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Catching and Handling the Foal, by Clinton Anderson




I’m a firm believer in working with foals as  soon as they are born because the earlier you  can start to work with them, the less fearful and  more respectful they become. Catching your foal  is the first step to desensitizing him to human  touch. Before you can begin teaching your foal  fundamental exercises, he first must trust you. In  this exercise, you’ll catch the foal and then teach  him to stand still and relax while your arms are  wrapped around his body. You’ll find that the  more you practice walking up to the foal and  catching him, the quieter he’ll get.

Teaching Stage:  Before starting this first lesson, it’s important  that you can trust the mare and she can trust you.  In this lesson, you’ll use an assistant to hold the  mare while you work with the foal (or tie the mare  up if you have no assistant). Before you catch the  foal, you should be confident that the mare is not  going to get worked up or aggressive when you  try to touch the foal. If she still show signs of  aggression or gets worried when you enter the  stall, spend more time reassuring her and just  hanging out in the stall. Once she’s comfortable  with you in the stall near the foal, then you can  begin the first lesson.  I recommend teaching this lesson in a stall  because it’s easier to work with the foal in a small  enclosure. You’ll find that some foals like to run  around and play games with you. The bigger area  they have to run around in, the more difficult it is  to catch them. Playing a game of “catch me if you  can” can easily turn into a habit for foals, so you  want to discourage that behavior as quickly as  you can. You want the foal to realize that you can  get a hold of him whenever you want. If you don’t  have a stall, create an enclosed 12′ by 12′ area in  which you can safely work with the foal.

1) Have your assistant position the mare next  to the stall wall so that you’ll be able to easily  reach the foal. If you don’t have an assistant, use  an Aussie Tie Ring to tie the mare up so that she  won’t be moving around the stall making the foal  anxious.  The quieter the mare stands, the calmer the  foal will stay throughout the lesson. If the mare  is pacing in the stall and getting worked up, the  foal will mimic her behavior. I recommend positioning  the mare next to the wall because you’ll  find that when you go to catch the foal, he’ll  duck under his mother’s belly or try to hide  behind her. By putting the mare next to the wall,  even if the foal tries to sneak under her, you’ll  always be able to get a hand on him.

2) Walk up to the foal with passive body language  and scratch his hindquarters or withers.  It’s important to approach the foal in a casual,  relaxed manner. Pretend that catching him is  the furthest thing from your mind. A common  mistake people make is to walk up to the foal  like a predator. They enter the stall and walk  straight over to the foal. That sounds simple, but  to the foal, you look like a predator on the hunt  for his next meal. He’s not going to wait around  and think about the situation because even at  this young age Mother Nature is telling him to  run! Horses always run first and think later.  To seem less threatening to the foal and  less like a predator, relax your body language and  spend a few minutes scratching his hindquarters  or withers. Horses love to be scratched on their  withers, and the more the foal associates you  with pleasant a feeling, the better.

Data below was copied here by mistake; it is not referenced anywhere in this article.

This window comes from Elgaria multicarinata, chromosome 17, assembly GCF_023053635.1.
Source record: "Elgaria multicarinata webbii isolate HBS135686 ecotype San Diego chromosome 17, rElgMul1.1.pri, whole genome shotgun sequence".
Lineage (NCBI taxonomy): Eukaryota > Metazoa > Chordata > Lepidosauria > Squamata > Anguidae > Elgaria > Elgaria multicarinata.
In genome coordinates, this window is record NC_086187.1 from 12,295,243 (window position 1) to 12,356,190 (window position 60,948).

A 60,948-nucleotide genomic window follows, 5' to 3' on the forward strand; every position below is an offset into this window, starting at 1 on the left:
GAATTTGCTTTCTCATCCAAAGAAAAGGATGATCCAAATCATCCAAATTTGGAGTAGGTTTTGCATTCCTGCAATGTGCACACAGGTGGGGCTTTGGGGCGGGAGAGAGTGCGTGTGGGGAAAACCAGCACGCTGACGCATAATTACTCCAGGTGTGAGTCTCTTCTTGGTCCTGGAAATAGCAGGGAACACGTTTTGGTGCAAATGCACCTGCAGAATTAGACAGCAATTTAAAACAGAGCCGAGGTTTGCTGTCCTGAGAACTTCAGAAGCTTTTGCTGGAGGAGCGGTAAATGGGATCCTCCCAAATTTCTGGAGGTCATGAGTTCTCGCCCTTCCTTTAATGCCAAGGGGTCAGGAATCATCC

3) When the foal is standing beside you, slide  one hand up under his neck and then grab the  base of his tail with your free hand and lift it  straight up in the air.  Lifting the foal’s tail up in the air is similar to  a twitch because it subdues the foal. By applying  pressure to his tail, you’re making it uncomfortable  for the foal to move his feet and try to get  away from you.

4) As soon as the foal stops moving his feet  and relaxes, release the pressure on his tail.  When the foal relaxes, he’ll show one of five  signs: he’ll lick his lips, cock a hind leg, take a  deep breath, blink his eyes or lower his head and  neck. If he doesn’t show one of those five signs,  but stands still for at least 15 seconds, he’s telling  you that he has no intention of trying to get away  and you can go ahead and release the pressure.  When the foal stops moving his feet, make  him feel comfortable by releasing the pressure on  his tail. Horses learn from the release of pressure,  not the pressure itself. The quicker you can  drop the foal’s tail when he stands still and relaxes,  the faster he’ll understand that he did the right  thing. However, if you drop the foal’s tail and  release the pressure when he is moving his feet,  you’re teaching him to struggle against you. Be  very conscious of your timing and what you’re  rewarding the foal for.

5) Any time the foal goes to move, immediately  make him feel uncomfortable by lifting his  tail up. As soon as his feet stop moving and he  shows a sign of relaxing, release the pressure on  his tail.  You’ll make the wrong thing (moving his feet)  difficult, and the right thing (standing still and  relaxing) easy.

6) Be sure to keep the foal as close to the  mare as you can, even if you have to physically  move the foal next to her.  In fact, it’s best if you can put the foal in the  nursing position so that his muzzle is close to the  mare’s flank. This position is familiar and comfortable  to the foal and will help ease the tension in  his body and make him less defensive.